During the eighties R.A.F. Gütersloh, situated in North Rhine Westphalia near the city of Bielefeld, was one of the most interesting airbases in terms of visiting aircraft, based aircraft and the fact that it was situated about 150 kilometres from Twente. More than once I took the opportunity to visit Gütersloh. But first.... a brief lesson of history.

Gütersloh was newly opened as a Luftwaffe air base in 1937. Stationed where Junkers Ju-88 bombers. On the outbreak of the second World War units from Gütersloh took part in the attacks on Poland and subsequently France. Because of the increasing appearance of British bombers during the night the units at Gütersloh where also forced to conduct their first night-operations with the Ju-88 in the night-fighter role. The Junkers where equiped with the famous "Cat's Cradle" radar. Luftwaffe fighter-ace Heinz-Wolfgang Schnaufer (121 victories) was also stationed at Gütersloh. The war ended for the station with the surrender to the US 651st Mechanized Cavalry Group on 2 april 1945. Situated in the British sector of Germany Gütersloh was handed over to the Royal Air Force. In November of 1945 the first Mosquitos of No 140 Wing flew in. In the years that followed tensions between East and West rised into a cold war. The result was a blockade of Berlin by the Soviet-Union. Because the citicens of Berlin where in urgent need of supplies the Berlin Airlift was conducted out of the RAF stations of Wunstorf, Celle and Fassberg with Gütersloh as a weather diversion and detachment of many personell involved in the operation (Gütersloh was actually the closest to the eastern border or Iron Curtain). 1949 saw the arrival of the jet age with the Vampires of Nos 3, 16 and 26 Squadrons. In 1954 Canberra's of No 551 Canberra Wing where stationed. Two years later they allready left to be replaced by Hunters. In 1961 the runway was lengthened and strengthened because Gütersloh had a new role, that of air trooping. Approximately 150.000 passengers passing through each year. 1962 marked the arrival of No 18 and No 230 Squadron flying their Whirlwinds choppers. In 1966 they where joined by the English Electric Lightning flying with Nos 19 and 92 Squadrons. In 1977 the Harrier, which subsequently characterized Gütersloh, arrived. The Harriers flew with No 3(F) Squadron and No 4(AC) Squadron. They where joined by Puma's in 1980 and Chinooks in 1983.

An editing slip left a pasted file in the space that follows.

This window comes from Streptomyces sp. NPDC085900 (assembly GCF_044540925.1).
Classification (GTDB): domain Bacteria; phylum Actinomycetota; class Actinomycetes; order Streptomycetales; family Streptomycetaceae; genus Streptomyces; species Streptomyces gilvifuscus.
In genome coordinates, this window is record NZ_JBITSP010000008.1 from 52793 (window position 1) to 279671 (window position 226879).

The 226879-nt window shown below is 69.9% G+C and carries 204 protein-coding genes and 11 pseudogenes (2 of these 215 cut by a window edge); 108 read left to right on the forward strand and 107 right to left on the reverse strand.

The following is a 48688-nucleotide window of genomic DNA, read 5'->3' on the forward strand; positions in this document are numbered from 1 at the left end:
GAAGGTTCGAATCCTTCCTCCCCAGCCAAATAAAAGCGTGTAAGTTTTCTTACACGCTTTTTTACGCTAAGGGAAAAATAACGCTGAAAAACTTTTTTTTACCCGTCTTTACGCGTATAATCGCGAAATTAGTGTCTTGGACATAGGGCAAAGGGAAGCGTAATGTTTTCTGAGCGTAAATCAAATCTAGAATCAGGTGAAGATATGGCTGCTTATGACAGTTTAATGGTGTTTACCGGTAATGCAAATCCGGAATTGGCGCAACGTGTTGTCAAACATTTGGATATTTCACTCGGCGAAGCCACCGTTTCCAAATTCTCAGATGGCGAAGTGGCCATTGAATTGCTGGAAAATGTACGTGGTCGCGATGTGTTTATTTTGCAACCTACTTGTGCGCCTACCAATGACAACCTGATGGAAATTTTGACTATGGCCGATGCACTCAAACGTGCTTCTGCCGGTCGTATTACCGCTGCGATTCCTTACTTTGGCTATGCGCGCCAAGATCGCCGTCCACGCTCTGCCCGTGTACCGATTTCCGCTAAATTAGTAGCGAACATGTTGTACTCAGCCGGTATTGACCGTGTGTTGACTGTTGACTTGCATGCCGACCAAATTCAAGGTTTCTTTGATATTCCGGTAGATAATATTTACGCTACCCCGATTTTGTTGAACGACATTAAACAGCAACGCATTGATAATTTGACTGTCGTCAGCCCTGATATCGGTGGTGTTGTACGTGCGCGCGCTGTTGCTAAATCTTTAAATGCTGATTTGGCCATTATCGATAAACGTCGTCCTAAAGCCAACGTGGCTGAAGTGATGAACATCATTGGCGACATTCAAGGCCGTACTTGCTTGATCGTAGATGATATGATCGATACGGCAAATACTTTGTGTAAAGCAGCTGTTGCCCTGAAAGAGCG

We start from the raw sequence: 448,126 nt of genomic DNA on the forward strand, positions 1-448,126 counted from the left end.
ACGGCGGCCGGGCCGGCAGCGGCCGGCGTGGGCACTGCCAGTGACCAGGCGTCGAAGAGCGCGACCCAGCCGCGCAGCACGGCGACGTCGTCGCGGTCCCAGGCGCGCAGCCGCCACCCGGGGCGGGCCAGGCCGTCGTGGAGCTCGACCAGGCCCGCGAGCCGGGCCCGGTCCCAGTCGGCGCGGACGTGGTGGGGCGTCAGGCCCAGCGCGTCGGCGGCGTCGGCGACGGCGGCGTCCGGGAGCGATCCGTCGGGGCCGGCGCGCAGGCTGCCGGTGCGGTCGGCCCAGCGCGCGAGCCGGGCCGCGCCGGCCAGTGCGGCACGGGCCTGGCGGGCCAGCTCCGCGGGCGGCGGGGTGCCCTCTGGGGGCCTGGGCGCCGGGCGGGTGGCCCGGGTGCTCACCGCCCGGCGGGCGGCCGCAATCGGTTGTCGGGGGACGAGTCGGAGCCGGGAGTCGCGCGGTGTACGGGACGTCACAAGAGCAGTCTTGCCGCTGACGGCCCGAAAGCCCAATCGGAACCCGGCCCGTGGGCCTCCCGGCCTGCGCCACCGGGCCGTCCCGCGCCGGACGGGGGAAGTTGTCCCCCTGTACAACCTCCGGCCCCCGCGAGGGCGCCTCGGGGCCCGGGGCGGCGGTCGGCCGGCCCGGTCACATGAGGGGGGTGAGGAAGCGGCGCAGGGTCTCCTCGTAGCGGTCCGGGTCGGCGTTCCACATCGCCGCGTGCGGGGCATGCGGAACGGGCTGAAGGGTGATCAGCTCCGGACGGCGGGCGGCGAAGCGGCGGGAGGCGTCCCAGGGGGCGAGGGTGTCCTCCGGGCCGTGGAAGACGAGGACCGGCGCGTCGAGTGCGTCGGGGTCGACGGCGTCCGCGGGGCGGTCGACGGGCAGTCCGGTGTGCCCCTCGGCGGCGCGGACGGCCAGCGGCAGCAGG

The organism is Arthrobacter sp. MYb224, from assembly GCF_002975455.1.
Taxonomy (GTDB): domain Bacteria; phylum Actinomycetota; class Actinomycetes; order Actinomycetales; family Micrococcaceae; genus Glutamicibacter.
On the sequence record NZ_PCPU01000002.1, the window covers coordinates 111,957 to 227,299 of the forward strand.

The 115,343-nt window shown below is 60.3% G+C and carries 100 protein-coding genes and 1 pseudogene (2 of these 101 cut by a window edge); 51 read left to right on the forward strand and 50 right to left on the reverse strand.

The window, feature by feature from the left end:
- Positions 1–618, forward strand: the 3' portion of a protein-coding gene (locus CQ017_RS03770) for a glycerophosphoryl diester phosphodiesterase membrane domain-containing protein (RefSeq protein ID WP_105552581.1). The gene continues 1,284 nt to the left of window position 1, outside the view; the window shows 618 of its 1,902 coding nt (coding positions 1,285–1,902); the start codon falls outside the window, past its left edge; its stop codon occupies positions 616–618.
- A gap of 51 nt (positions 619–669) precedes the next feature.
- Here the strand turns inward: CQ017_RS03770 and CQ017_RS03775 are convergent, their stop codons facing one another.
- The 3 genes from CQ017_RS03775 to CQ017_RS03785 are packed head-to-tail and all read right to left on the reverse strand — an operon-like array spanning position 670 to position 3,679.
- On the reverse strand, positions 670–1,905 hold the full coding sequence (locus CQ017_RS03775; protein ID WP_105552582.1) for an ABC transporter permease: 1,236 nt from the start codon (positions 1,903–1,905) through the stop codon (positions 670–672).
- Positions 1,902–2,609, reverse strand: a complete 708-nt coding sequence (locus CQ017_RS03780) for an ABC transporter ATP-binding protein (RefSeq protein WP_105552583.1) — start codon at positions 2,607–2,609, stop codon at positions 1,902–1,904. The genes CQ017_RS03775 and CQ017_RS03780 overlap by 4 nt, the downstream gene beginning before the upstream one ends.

This includes our historylesson. Let's focus on the eighties, the decade that I frequently visited Gütersloh. To get there I often begged my father for a ride. Off cource he obliged cause he also likes planes and especially Gütersloh due to the fact that there always was plenty activity on and around the airbase. Gütersloh had also a large spottercommunity. At least for German standards. Also other fathers drove, I ocassionally went with a moped and I even went by bike once (how crazy can you be ?). Famous was the annual exercise "Berlin Corridor" (a.k.a Bold Encounter) for which many Twentespotters went to Gütersloh. This exercise always took place in May. The three Western allies France, United Kingdom and the United States did sent some of their units to this exercise like French Mirage 3's and Mirage F1's, USAFE F15's and F16's, RAF Phantoms and Jaguars etc. Although not attended by me but still worth mentioning is the fact that the resident Tigers of No. 230 Squadron played host to the Tiger Meet in 1982 which also included an Open House. A normal day at Gütersloh in the eighties meant usually a lot of visiting aircraft from most NATO-allies and off course a lot of English aircraft. Frequent visitors where for example Danish Starfighters, Drakens and F16's, Norwegian F5's and F16's, all USAFE aircraft one possibly can think off, French Mirage F1's, Mirage 3's, Jaguars and Mirage 2000,s, the complete inventory of the Belgian, and Dutch Air Forces, and off course all sorts of English and German aircraft. The local boys of Nos 3 and 4 Squadron did also their best with their Harrier GR3/T4's as well as the chopperboys from Nos 18 (Chinook HC1) and 230 Squadron (Puma HC1). Photo opportunities where great on the west-side of the base (The Runway was 09/27). One stood on a Bailey Bridge over the Ems river overlooking the runway. Some aircraft came in as low as 3 feet over the allready very low fence ! A few aircraft did even crash during landing in the eighties like Dutch F-104G D-6670 in 1981, Belgian Mirage 5BA BA-19 in 1985, fatal crash of local Harrier GR3 XV809/AF from 3 Squadron in 1988 and French Mirage 5F 54/13-PL in the same year. Also in 1988 a third crash, this time another local Harrier GR3 XW921/E belonging to 3 Squadron. The last year in the eighties brought another two crashes: Harrier GR3 ZD668/J and another fatal one with Harrier T4 XW925. Both where belonging to 4 Squadron. Harrier T4 XW925 came to a stop in the Ems river ! The other side (Runway 27) was not as good as the 09-side in terms of photographing the aircraft but provided also some good photo opportunties mainly during landing.. Unfortunately the Royal Air Force withdrew from Gütersloh in 1993 and moved to R.A.F. Laarbruch creating a void in which the Army Air Corps jumped in with their Lynx Helo's renaming the base "Princess Royal Barracks". Stationed till present-time is the 1. Regiment with Nos 651, 652 and 661 Squadron flying the Lynx AH9.